Scanning Electron Microscopy in Dental Studies

In dental studies, microscopy is considered a versatile tool. While optical microscopy finds usage in day-to-day practices in dental clinics, the ability of electron microscopy to offer a large variety of surface information makes it perfect for use within a large variety of research subjects as well. The following examples offer added insights into how in-detail scanning electron microscopy (SEM) can be utilized in a variety of dental studies.

How Enamel Erosion can be Impacted by Toothpaste

A well-researched study, published by Colombo et al. [1], highlights the manner in which enamel erosion — which can occur due to the consumption of soft drinks — can be impacted by toothpaste. Colombo et al. compared three different types of enamel, by observing the enamel surface and using a SEM and morphological analysis. These three types of enamel were:

  1. An intact enamel surface;
  2. An enamel surface treated with Coca-Cola (i.e. soft drink of choice);
  3. An enamel surface treated with different toothpastes

It was noted that specimens treated with fluoride toothpaste displayed honey-comb structures that are characteristic of demineralized enamel. Nevertheless, they showed a healthier surface than samples treated with purely soft drinks.

After treatment, the samples that were the closest to the original/healthy state of enamel were those that were treated with Zinc-Hydroxyapatite toothpaste. Thus, Colombo et al. concluded that the SEM study enabling a qualitative understanding of the processes of demineralization of the enamel surface.

This is what a tooth filling interface looks like with an electron microscope

Figure 1. This is what a tooth filling interface looks like with an electron microscope

The Impact of Laser Usage in the Treatment of Root Channel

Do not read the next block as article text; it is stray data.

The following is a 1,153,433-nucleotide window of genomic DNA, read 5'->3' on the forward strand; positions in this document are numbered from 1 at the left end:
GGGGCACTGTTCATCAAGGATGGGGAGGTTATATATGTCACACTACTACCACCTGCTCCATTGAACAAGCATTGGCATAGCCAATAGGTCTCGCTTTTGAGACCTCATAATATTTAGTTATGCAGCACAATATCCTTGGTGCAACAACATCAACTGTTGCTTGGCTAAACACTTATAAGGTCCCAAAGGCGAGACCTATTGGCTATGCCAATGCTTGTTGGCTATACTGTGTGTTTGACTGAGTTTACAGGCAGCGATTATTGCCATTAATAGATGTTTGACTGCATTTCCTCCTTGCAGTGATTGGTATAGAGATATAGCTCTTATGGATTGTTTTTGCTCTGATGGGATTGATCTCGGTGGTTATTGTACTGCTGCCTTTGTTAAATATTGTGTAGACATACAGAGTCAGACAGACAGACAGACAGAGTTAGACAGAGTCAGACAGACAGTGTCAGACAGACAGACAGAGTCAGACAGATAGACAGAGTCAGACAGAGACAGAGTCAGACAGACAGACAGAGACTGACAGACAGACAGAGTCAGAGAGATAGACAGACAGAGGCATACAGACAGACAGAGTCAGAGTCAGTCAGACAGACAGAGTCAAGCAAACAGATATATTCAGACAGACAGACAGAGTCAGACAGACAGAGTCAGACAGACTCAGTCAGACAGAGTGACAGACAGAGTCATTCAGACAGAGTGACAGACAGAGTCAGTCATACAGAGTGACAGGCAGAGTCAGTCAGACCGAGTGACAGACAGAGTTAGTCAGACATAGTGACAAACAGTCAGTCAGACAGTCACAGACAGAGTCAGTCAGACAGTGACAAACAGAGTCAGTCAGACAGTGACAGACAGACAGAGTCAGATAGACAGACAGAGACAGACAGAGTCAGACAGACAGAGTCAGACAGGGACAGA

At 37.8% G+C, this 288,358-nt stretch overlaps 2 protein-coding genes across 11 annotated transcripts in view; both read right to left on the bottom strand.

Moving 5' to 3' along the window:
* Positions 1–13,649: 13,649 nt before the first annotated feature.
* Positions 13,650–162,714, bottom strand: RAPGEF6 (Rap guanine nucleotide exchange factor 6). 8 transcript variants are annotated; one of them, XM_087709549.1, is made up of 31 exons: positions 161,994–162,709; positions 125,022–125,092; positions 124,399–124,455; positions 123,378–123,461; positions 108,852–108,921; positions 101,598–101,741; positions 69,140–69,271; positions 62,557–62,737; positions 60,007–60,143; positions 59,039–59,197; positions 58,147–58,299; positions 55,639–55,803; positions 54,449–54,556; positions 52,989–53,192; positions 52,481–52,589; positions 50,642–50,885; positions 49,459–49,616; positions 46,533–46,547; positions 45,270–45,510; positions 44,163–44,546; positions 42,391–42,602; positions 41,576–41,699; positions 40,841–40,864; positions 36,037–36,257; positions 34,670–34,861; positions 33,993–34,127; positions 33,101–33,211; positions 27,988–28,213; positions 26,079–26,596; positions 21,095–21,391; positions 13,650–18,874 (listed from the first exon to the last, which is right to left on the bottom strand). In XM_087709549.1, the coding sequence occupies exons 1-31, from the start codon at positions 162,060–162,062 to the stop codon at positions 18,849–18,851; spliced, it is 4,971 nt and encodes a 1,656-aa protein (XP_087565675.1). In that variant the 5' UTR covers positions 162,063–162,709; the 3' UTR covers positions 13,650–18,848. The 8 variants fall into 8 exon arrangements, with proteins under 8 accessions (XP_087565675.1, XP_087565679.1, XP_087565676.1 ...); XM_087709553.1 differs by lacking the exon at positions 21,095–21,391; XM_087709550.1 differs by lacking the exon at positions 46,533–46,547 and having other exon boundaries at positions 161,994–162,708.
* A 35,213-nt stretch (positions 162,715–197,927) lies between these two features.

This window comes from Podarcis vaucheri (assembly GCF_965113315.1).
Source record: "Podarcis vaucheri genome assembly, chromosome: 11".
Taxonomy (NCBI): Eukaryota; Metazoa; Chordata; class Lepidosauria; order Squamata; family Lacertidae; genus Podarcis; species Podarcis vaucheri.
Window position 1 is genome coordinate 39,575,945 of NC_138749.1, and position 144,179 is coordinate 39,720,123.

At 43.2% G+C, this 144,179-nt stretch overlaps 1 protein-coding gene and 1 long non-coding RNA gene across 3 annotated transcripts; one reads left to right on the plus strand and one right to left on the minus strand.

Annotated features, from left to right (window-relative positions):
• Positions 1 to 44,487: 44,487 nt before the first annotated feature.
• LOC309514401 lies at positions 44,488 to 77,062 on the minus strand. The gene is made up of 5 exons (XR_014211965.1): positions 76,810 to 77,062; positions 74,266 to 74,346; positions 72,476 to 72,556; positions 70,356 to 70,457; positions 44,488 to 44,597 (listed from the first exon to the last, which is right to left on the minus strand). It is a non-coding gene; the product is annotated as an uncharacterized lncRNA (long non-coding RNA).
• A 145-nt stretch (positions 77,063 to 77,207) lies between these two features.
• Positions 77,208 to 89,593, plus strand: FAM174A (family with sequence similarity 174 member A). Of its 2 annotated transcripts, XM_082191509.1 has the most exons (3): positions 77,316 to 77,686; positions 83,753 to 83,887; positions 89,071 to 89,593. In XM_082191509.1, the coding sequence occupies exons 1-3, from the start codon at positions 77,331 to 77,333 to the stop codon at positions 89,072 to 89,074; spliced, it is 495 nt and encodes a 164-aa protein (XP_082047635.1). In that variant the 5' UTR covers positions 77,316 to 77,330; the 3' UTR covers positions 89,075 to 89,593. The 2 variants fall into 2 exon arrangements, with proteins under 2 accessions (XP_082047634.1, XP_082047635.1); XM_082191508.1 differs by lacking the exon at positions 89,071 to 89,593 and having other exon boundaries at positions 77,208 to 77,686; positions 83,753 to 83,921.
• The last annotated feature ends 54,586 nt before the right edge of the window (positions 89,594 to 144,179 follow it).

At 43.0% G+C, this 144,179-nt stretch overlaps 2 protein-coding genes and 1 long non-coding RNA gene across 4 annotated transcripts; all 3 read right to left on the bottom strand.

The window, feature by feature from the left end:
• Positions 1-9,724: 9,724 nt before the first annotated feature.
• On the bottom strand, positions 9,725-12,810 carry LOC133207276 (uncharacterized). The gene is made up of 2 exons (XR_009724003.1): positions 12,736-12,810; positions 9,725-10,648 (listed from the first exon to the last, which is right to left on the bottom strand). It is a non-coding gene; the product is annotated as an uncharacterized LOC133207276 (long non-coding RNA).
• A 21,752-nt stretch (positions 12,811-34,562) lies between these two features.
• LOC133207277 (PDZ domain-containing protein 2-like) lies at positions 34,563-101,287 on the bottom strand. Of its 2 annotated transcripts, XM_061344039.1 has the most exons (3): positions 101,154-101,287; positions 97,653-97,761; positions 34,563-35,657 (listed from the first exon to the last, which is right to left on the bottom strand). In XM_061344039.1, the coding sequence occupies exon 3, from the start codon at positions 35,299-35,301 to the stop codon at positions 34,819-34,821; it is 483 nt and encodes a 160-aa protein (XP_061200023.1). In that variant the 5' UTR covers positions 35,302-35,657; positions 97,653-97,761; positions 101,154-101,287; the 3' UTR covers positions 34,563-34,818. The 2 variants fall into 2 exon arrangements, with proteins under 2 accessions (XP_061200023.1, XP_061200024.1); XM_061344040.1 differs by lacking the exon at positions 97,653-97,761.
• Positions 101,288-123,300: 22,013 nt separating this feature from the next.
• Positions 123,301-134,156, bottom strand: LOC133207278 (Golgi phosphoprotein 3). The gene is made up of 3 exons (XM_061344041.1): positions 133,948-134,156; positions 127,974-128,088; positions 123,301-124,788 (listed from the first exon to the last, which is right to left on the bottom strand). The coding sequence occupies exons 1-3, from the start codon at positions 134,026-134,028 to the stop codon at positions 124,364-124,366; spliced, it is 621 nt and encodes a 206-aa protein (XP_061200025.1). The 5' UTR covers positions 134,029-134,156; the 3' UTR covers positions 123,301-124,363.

The focus of another study by Shahriari et al. [2] was the impact of laser usage in root channel treatment. Through the course of this experiment, the identification of organic/inorganic debris and smear layers on the root canal walls was done using the SEM. This was conducted after endodontic preparation, thus allowing the researchers to obtain images of dentinal tubules. From their analysis, Shahriari et al. concluded that different concentrations of sodium hypochloride activated using a laser were effective in the removal of the smear layer. However, the standard protocol still proved to be more effective than the tested one.

The Presence of Bacterial Adhesion on Sample Surfaces after Polymer Deposition

The use of scanning electron microscopy is not just apt for imaging teeth surfaces or tooth filling interactions. This technique also finds applications in tooth wear. Tupinambá et al. [3] provide insights into the usage of polymer films for conventional and self-ligating metallic brackets. These scholars performed SEM analysis to assess the presence of bacterial adhesion on sample surfaces after polymer deposition.

To look at slot and wing areas, backscattered electrons (BSE) were used. In effect, they concluded that the Hexamethyldisiloxane (HMDSO) polymer deposition on conventional brackets tended to reduce the surface roughness and the biofilm formation. Moreover, there is a need for further studies regarding polymers to evaluate the influence of self-ligating brackets.

As is evident here, a scanning electron microscope proves to be an extremely powerful tool in the production of high-quality images of surface structures, thanks to its ability to provide detailed surface information within a wide variety of research subjects.

References

[1] Remineralizing effect of a zinc-hydroxyapatite toothpaste on enamel erosion caused by soft drinks: Ultrastructural analysis, Colombo et al., J Clin Exp Dent 2017; 9 (7): e861-8.

[2] Efficacy of Sodium Hypochlorite Activated With Laser in Intracanal Smear Layer Removal: An SEM Study, Shahriari et al., J Lasers Med Sci 2017 Winter; 8 (1): 36-41.

[3] Bacterial adhesion on conventional and self-ligating metallic brackets after surface treatment with plasma-polymerized hexamethyldisiloxane, Tupinambá et al. Dental Press J Orthod 2017 July-Aug 22 (4): 77-85.

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Last updated: Apr 23, 2019 at 5:59 AM

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